Will I be responsible for my spouse’s debt if I get divorced?
It is possible that you may end up being responsible for debts that your spouse has incurred, especially if you do not take preventive action.
South Carolina is an equitable distribution state. This means that property is divided fairly in divorce. It does not mean it is divided equally. Property includes both assets and liabilities, such as debt.
How will debt be split in your divorce?
Will you be found liable for paying it?
The South Carolina judge considering your case should look at the following factors:
- The income of each spouse
- The earning potential of each spouse
- The need of you or your spouse for additional training or education to reach earning potential
- The physical and mental health of each spouse
- The non-marital property of each spouse
- Tax consequences
- Marital misconduct or fault as a factor contributing to the breakdown of the marriage
- Duration of the marriage
- Contributions of the parties
- Nonmarital property of each spouse
- Existence of a spousal support (alimony) award
- Use of the marital home
- Retirement benefits
- Encumbrances on the property and other debts
- Child custody obligations
How Can I Protect Myself?
One of the best ways to protect yourself is to pay off as much debt before you file for divorce.
Another important thing is to pursue full financial disclosure so that you are made aware of any and all debts, especially those you may not have been aware of.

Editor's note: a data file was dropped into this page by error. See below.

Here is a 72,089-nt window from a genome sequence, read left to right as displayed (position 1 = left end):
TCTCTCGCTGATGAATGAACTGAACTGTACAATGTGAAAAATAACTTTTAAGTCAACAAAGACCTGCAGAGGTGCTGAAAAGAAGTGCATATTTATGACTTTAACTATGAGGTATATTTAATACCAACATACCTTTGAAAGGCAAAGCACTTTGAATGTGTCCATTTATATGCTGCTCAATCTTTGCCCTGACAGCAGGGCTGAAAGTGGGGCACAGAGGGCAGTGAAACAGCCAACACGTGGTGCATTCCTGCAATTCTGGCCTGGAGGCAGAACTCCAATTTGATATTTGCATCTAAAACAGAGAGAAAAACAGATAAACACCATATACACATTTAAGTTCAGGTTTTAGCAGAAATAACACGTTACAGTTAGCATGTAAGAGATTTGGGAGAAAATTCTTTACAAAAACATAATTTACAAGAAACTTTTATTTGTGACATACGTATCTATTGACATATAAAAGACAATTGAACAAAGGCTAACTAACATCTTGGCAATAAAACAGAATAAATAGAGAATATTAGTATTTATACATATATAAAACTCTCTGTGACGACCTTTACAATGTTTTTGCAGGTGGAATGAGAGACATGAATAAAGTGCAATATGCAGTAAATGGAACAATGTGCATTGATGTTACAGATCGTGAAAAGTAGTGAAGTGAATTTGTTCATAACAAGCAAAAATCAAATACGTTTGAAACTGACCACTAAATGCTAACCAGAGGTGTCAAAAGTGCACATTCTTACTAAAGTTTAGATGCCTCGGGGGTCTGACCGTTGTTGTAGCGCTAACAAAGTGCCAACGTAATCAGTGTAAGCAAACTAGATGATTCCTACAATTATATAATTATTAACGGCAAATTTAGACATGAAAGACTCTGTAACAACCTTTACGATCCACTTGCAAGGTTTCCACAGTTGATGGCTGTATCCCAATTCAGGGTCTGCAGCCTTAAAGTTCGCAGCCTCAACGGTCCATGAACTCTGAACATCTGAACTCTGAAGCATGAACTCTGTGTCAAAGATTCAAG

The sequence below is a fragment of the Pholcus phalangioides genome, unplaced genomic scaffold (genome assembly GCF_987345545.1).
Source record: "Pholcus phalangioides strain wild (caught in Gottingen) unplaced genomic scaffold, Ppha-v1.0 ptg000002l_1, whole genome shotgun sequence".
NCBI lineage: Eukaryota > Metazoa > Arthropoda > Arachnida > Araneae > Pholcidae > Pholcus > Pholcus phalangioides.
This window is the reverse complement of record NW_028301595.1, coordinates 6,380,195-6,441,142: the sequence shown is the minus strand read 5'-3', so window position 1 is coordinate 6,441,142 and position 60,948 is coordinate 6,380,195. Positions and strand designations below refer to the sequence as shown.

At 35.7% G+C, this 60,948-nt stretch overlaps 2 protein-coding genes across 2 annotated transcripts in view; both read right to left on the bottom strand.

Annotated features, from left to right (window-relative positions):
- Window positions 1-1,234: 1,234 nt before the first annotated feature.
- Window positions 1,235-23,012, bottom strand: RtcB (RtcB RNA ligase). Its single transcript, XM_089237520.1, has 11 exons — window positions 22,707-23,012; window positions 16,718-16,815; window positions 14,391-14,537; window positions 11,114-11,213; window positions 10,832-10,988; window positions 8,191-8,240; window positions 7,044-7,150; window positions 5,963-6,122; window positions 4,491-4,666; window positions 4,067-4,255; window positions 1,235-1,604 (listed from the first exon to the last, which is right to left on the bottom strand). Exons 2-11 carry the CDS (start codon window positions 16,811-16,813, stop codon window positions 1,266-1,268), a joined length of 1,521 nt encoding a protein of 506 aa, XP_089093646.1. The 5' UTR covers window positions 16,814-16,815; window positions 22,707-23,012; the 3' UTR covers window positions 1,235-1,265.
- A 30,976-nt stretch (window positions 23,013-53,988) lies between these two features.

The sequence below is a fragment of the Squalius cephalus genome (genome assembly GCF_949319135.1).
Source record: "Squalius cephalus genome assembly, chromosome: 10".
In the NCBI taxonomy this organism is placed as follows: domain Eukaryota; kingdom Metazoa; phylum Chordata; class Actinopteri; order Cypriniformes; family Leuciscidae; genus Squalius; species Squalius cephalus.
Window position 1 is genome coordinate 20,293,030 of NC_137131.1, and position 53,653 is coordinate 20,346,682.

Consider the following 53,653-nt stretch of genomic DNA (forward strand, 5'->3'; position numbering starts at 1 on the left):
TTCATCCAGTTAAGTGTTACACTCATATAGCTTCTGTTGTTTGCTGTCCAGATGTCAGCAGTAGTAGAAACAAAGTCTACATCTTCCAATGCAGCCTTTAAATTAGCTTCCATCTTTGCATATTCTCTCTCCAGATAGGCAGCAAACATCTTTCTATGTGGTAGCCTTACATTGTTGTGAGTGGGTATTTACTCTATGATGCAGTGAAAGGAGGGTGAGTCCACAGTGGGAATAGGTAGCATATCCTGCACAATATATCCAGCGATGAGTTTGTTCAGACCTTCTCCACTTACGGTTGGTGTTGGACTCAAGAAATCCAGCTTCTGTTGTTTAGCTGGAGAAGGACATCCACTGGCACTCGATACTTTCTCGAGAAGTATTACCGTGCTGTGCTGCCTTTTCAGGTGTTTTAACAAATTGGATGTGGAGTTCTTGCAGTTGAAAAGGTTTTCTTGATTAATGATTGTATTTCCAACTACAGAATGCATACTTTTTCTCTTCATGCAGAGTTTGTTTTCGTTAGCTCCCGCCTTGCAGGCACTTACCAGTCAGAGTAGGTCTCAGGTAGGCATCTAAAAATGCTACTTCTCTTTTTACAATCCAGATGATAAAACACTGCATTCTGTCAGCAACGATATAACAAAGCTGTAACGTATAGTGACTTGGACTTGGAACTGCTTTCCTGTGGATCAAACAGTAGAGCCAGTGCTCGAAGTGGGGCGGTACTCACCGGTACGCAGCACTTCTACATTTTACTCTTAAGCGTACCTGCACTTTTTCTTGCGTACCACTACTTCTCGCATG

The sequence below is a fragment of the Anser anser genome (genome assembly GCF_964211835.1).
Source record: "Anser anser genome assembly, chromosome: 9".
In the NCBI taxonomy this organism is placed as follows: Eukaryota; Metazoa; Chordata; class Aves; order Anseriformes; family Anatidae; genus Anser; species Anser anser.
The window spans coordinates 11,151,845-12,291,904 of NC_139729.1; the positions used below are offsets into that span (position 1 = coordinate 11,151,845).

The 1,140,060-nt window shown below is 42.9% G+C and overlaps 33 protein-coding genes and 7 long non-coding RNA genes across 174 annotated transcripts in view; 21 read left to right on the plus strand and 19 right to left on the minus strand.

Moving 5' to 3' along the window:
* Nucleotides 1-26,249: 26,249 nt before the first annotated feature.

After a divorce decree, it is important to remove your name from any debt that is not yours. A judge may order your spouse to pay a debt you both share. Vehicles and homes are good examples of this. You must take your name off any debt that is no longer yours. Creditors are not bound by divorce agreements or decrees. They only follow the agreement you made with them. Usually, any property that is still under a finance agreement needs to refinanced in your spouse’s name alone if they are keeping that property.
You should also always work with a family lawyer. A lawyer will know important clauses to include in your final agreement. One of these is an indemnity clause. A judge may order your spouse to pay certain debt. Your spouse may not pay, even with a court order. An indemnity clause allows you to take them back to court. This remedy can protect you from paying debt your ex-spouse was ordered to pay. Indemnity clauses must be worded properly. That is the only way they can provide protection. A family lawyer will know the language to use.
Get Help Today
You need a lot of protection when going through divorce. You do not want to lose valuable assets. You do not want to be found liable for your spouse’s debt. At The Peck Law Firm, our South Carolina family lawyers can help. Call us today or contact us online to schedule a consultation.